If I could take you to Yellowstone National Park, I would take you there on a sweet September morning. So early in the morning, the sky above the horizon was still a deep velvet blue and stars hadn’t yet faded and the moon still hung low on the horizon.
I would drive you into the gates of the park just as the sun rises, when the mist is rising off the shaggy backs of great buffalo as they graze the vast grasslands framed by tall mountains. When the Mergansers are diving into the deep lake in search of breakfast. When the birds are beginning to sing, calling out to one another as they danced in the limbs of the tall pine trees. When the wolves are up and on the move, loping, striding, skimming the earth as they run. When the bears - already conscious of the shorter days and cooler nights and the long winter to come - are foraging for berries and the moose are running across the river, supporting great antlers, effortlessly, nobly, breathing puffs of steam as they stop to sniff the air.
If I could take you to Yellowstone I would keep you there for days. We would see it all together, watching an ancient and foreign landscape in every direction. Dwarfed by the sheer magnitude of everything around us.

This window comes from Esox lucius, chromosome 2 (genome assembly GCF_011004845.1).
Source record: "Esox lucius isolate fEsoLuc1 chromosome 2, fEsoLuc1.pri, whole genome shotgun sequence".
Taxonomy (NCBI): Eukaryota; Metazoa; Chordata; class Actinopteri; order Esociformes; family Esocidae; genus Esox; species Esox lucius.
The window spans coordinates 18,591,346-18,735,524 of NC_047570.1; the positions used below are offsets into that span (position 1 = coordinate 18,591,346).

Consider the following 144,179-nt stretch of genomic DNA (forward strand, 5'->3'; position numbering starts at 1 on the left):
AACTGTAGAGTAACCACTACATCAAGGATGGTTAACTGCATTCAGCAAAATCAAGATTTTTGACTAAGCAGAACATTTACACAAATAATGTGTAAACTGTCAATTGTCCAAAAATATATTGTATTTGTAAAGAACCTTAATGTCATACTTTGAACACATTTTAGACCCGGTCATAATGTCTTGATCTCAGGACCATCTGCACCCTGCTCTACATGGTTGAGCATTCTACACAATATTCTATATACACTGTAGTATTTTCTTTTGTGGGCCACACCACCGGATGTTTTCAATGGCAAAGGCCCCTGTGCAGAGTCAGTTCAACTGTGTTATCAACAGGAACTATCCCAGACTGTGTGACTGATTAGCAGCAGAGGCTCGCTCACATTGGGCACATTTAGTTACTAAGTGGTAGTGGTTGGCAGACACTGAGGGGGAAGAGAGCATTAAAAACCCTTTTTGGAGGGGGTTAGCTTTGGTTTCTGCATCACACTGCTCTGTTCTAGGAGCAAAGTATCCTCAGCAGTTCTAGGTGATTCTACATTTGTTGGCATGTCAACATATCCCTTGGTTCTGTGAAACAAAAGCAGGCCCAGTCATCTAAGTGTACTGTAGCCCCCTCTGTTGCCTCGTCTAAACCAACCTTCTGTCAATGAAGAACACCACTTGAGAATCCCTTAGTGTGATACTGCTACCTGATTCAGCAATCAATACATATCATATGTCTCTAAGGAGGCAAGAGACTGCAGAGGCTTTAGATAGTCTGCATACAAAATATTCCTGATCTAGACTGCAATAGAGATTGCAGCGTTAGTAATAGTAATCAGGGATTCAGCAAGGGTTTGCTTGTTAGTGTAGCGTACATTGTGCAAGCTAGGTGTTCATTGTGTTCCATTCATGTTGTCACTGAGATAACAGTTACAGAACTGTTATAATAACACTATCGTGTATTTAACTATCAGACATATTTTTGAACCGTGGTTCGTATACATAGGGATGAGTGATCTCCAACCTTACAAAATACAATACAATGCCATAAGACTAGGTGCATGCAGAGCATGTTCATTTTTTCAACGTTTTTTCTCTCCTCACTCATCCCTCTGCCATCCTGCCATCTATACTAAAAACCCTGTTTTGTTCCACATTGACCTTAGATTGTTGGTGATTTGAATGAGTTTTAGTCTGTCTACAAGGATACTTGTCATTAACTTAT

We would paddle the perimeter of the lake at mid-day, watching the clouds sweep across the sky, tangling on the tall peaks before they moved on. We would point to boiling pools in the bitter white soil, sulfurous steam curling into amorphous shapes.
I would stand with you at the Yellowstone Grand Canyon, high above an osprey’s nest, and I would hold your hand as we gazed down at the giant, jagged scar of the rift.
If I could take you to Yellowstone, we would follow the trail down to the waterfall. To the place where the tranquil river turns into wild water and rushes over the rocks, falling, tumbling throwing up rainbows as it sweeps away down stream.
We would look out over Artist Point, at the bands of mineral-painted soil lining the sandy walls of the rift. And the wind would tease us, tossing our hair, pulling at our clothing before moving on.
If I could take you to Yellowstone we would gather with the crowd, the way the crowd has gathered for more than 100 years, and wait for the geyser. And we would clap and cheer when Old Faithful erupted, watching until the last arc of foam had fallen.
If I could take you to Yellowstone, we would open our eyes each morning to a place that is like no other on earth. And at night, at the end of the long day, we would fall asleep to dreams of a wild and beautiful landscape.
Cheryl-Anne Millsap is a freelance columnist for The Spokesman-Review. Her essays can be heard on Spokane Public Radio and on public radio stations across the country. She is the author of “Home Planet: A Life in Four Seasons” and can be reached at email@example.com